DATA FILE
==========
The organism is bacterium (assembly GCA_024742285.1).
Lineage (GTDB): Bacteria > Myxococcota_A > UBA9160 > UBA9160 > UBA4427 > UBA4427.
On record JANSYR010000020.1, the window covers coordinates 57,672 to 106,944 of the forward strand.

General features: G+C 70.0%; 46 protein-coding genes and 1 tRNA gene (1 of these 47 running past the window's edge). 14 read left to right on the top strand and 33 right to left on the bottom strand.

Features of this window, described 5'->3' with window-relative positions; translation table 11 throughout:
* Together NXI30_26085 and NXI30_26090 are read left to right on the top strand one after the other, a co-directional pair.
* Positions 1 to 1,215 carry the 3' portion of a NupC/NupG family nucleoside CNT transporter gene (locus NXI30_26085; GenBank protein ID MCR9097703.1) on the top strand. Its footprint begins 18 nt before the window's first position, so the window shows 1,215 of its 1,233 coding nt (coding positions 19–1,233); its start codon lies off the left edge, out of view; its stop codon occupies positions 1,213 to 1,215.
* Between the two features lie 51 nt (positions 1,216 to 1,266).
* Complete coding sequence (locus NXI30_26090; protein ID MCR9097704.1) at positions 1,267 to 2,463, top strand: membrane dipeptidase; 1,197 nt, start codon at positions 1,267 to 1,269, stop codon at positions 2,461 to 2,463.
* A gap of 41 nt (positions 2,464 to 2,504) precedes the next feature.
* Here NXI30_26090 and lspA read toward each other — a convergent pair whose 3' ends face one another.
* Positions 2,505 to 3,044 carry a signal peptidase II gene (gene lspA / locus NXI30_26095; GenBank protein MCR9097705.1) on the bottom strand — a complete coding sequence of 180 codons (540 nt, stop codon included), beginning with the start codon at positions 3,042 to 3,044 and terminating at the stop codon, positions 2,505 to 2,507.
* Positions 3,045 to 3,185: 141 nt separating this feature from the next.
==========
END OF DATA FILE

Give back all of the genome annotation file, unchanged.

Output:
The organism is bacterium (assembly GCA_024742285.1).
Lineage (GTDB): Bacteria > Myxococcota_A > UBA9160 > UBA9160 > UBA4427 > UBA4427.
On record JANSYR010000020.1, the window covers coordinates 57,672 to 106,944 of the forward strand.

General features: G+C 70.0%; 46 protein-coding genes and 1 tRNA gene (1 of these 47 running past the window's edge). 14 read left to right on the top strand and 33 right to left on the bottom strand.

Features of this window, described 5'->3' with window-relative positions; translation table 11 throughout:
* Together NXI30_26085 and NXI30_26090 are read left to right on the top strand one after the other, a co-directional pair.
* Positions 1 to 1,215 carry the 3' portion of a NupC/NupG family nucleoside CNT transporter gene (locus NXI30_26085; GenBank protein ID MCR9097703.1) on the top strand. Its footprint begins 18 nt before the window's first position, so the window shows 1,215 of its 1,233 coding nt (coding positions 19–1,233); its start codon lies off the left edge, out of view; its stop codon occupies positions 1,213 to 1,215.
* Between the two features lie 51 nt (positions 1,216 to 1,266).
* Complete coding sequence (locus NXI30_26090; protein ID MCR9097704.1) at positions 1,267 to 2,463, top strand: membrane dipeptidase; 1,197 nt, start codon at positions 1,267 to 1,269, stop codon at positions 2,461 to 2,463.
* A gap of 41 nt (positions 2,464 to 2,504) precedes the next feature.
* Here NXI30_26090 and lspA read toward each other — a convergent pair whose 3' ends face one another.
* Positions 2,505 to 3,044 carry a signal peptidase II gene (gene lspA / locus NXI30_26095; GenBank protein MCR9097705.1) on the bottom strand — a complete coding sequence of 180 codons (540 nt, stop codon included), beginning with the start codon at positions 3,042 to 3,044 and terminating at the stop codon, positions 2,505 to 2,507.
* Positions 3,045 to 3,185: 141 nt separating this feature from the next.